If you’ve turned on your TV, logged onto the Internet, or picked up a newspaper in the past week, chances are you’re at least generally aware of what’s currently happening with Volkswagen. But if you’ve been living under a rock, here’s a summary: Volkswagen made an amazingly efficient, clean diesel engine…that ended up not being so clean. By using a defeat device, VW’s 2.0-liter diesel engine was able to pass the EPA’s emissions tests while actually polluting at a rate of up to 40 times the tested numbers. The audacity of the transgression is shocking enough, but now that the investigation has begun to expand beyond VW’s 2.0-liter TDI 4-cylinder, the entire future of diesel-powered cars may be in question.
Fun fact: Barbie’s awesome wardrobe wasn’t what made her cool. Her sweet dream house didn’t make her cool, her friend Ken didn’t make her cool, and her absurd, unattainable, and potentially psychologically debilitating body proportions certainly didn’t make her cool either. What made Barbie cool was her hot pink convertible. A quick Google search indicates that Barbie has owned a wide range of convertibles in her lifetime, all of which were hot pink. Yes, she went through the regrettable VW Beetle phase, and it looks like at one point she was driving around in a Suzuki Cappuccino, but she also had one with a distinctly Aston Martin grill – if pressed, we’d guess it’s a one-off Vanquish, customized by Mattel.
I don’t see many FIATs in my neck of the woods.
A new dealer has opened downtown, and I see a few of the cute and sprightly little FIAT 500 hatchbacks every now and then. I’ve never seen a 500 Abarth wild on the streets here.
While sales of the 500 haven’t exactly blown the doors down, Americans have fallen in love with the performance-oriented Abarth version. In fact, the 2012 model is all but sold out.
First, the company was “naive,” as CEO Sergio Marchionne has admitted, in setting a first-year sales goal of 50,000 FIAT 500s. Big mistake, and utter hubris to think the company could beat MINI its first year out. Still, nearly 20,000 were sold—no mean accomplishment.
The second big error was to push its dealers to set up separate, FIAT-only showrooms to make the car more exclusive than it should be. And then fail to give them support.
Error number three was not the J-Lo ad campaign that everyone is so quick to criticize, but the positioning of the car as something cute, customizable and upscalable (i.e., the Gucci version). See the newest Abarth ad after the break.
So the company got mired in the perception of the 500 as a girly car—because most American males think that anything small, cleverly designed and fun to drive is a chickmobile. Old habits die hard.
The city of Los Angeles and I have a long love/hate history. The traffic along the 110 brings out unmentionable evil thoughts. The traffic in Beverly Hills inspires feelings of pure love, though that’s mostly due to the rumble of Maseratis.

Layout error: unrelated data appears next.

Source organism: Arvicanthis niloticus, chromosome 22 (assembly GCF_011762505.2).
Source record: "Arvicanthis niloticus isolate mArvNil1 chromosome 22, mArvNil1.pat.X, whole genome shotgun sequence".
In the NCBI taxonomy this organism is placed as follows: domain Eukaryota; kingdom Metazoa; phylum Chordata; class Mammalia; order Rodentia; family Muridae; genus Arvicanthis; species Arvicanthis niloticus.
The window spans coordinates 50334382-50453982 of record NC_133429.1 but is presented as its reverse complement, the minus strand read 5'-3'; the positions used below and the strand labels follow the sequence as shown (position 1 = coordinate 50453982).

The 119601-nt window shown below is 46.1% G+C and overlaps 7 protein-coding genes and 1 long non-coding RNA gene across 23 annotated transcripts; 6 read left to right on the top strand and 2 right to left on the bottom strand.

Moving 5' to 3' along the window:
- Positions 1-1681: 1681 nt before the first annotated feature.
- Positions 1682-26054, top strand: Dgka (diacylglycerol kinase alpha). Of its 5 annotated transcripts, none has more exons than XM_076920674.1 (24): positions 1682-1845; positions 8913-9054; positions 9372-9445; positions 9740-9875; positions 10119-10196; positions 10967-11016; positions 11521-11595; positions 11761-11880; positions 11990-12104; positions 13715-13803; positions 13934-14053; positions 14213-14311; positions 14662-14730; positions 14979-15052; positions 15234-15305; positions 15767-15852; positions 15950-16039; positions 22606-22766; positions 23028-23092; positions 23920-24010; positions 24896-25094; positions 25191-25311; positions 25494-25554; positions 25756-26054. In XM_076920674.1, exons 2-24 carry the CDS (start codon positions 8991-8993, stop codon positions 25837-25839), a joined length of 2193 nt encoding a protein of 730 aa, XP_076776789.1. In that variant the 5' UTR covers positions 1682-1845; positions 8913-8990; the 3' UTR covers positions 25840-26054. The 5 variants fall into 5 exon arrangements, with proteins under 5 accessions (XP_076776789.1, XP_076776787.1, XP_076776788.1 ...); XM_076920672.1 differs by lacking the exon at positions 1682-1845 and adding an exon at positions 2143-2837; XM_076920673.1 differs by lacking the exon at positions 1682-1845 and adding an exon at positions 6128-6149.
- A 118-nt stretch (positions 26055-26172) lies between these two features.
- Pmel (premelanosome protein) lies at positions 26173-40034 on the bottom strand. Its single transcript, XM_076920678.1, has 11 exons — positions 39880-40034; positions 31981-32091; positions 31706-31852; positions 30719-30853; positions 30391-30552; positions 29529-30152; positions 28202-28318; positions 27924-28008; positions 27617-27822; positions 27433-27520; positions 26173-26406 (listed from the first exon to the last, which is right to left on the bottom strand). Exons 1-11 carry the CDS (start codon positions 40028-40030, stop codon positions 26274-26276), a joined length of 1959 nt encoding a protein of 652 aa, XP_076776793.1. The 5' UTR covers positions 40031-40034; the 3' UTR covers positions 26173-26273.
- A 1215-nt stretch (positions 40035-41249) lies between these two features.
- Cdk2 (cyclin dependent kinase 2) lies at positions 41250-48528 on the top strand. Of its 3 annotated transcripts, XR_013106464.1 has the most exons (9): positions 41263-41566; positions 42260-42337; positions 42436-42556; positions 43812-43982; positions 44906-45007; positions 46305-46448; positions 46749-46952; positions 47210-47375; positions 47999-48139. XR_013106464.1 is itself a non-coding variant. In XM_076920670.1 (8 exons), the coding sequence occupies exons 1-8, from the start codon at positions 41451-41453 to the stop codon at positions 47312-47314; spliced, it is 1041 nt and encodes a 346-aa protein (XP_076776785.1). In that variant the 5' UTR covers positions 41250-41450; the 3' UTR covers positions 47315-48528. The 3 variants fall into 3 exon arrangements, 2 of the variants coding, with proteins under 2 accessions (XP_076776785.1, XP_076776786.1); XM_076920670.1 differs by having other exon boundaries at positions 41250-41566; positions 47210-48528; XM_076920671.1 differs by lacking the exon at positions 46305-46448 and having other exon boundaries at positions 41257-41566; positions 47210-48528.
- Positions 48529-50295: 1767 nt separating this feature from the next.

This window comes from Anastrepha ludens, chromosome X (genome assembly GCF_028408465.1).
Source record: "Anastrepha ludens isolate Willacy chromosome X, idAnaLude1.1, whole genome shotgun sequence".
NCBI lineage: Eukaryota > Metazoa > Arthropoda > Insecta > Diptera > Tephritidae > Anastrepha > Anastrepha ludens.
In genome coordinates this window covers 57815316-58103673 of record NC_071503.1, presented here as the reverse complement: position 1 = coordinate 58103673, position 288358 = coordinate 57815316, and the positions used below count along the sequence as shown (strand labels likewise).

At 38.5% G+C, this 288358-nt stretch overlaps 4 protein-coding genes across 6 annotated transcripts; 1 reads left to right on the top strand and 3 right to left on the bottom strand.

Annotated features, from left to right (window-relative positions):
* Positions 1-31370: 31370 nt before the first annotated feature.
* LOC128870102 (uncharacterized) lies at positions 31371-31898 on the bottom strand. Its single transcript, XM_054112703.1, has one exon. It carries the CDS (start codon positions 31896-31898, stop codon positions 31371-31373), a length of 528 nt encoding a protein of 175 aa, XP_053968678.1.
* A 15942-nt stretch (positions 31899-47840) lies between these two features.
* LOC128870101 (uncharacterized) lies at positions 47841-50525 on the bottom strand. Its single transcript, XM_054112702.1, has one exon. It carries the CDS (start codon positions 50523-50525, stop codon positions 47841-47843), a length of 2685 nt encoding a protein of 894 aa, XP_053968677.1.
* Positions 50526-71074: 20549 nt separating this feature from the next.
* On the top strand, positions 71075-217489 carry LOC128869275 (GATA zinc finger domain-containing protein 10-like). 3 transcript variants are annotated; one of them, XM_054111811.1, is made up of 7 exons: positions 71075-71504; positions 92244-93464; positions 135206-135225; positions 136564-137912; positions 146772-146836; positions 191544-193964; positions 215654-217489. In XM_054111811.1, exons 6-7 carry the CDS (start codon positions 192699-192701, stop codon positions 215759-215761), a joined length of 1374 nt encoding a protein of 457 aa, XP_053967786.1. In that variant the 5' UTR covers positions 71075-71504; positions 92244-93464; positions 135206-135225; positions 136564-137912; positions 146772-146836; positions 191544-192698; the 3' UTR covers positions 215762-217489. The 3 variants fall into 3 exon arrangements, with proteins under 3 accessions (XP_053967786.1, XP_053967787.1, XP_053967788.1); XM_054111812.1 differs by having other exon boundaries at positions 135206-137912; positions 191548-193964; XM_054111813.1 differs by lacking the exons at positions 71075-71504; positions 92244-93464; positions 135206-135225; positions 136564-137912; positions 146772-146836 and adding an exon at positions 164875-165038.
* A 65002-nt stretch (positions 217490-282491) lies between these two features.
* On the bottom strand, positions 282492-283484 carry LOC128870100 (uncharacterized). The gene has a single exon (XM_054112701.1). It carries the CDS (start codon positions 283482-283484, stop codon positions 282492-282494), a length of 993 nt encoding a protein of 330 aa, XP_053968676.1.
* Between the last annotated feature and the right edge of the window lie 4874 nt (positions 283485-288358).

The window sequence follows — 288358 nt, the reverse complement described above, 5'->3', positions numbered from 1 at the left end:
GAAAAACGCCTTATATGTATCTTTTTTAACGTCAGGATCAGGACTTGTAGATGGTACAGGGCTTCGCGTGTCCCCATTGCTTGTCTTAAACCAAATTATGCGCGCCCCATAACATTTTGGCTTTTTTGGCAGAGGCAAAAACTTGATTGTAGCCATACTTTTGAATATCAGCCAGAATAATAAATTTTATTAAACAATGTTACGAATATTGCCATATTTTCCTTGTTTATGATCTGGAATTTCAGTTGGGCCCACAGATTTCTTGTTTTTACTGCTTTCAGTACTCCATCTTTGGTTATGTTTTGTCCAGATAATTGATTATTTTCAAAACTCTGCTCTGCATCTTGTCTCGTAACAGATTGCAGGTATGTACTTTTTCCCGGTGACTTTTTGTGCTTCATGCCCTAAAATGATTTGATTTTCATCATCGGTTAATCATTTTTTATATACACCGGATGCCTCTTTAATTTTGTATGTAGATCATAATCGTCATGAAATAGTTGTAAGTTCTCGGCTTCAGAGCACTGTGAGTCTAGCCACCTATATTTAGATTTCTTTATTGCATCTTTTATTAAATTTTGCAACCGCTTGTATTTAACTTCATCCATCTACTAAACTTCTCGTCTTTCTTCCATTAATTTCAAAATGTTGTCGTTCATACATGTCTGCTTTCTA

I love the ocean. I hate the heat. I love Disneyland. I hate earthquakes. You get the idea.
I also love the annual LA Auto Show, a showcase of shiny awesomeness with a hint of the kind of extravagance only LA can provide. This year’s show has featured plenty of exciting cars, some of the most interesting of which are shown after the jump.
There are three transformed Scion iQ city cars at SEMA, each interesting, but the one that caught my attention is the iQ RX version, above, by Jon Sibal. The pumped-up and pimped-out cars that typify SEMA are frequently joke material, but Sibal’s car is beautiful, I think.
Details are here and include an engine fitted with a Nitrous Express injection kit. How’s that for improving fuel economy? It’s also got “an Xbox 360 game console, 32-inch Samsung LED TV and an Apple iPad2.” I know, I know.
Michael Chang’s iQ-RS, more straightforward in design, is strictly for racing and is fitted out with all the goodies you’d expect. More pix after the break.
Why are these guys modifying the iQ? Because it is coming to Scion stores soon and is arguably the best of the small city cars, or micro-subcompacts. It’s not like driving a go-kart, but the iQ is very different from most larger cars in being nimble, sporty, eminently parkable and stable—especially compared to the Smart fortwo.
Fiat is doing a cool thing in marketing its 500 for the U.S. It is introducing a veritable profusion of models/trims, presumably so that buyers can have a customized, personalized car.
Will the gambit work? We happen to think the 500 is a great car to begin with. Adding special features may well attract people who fancy its uniqueness—and want more of it. With famous names like Abarth and Zagato, the appeal to sports car fans will be strong.
The Zagato Coupe (above), shown at Geneva, has the famous double-bubble roof of the classic 1950s Z-cars, with some engine tweaking and a beautiful take on the basic 500 design. Even if you don’t know the history, the appeal is there.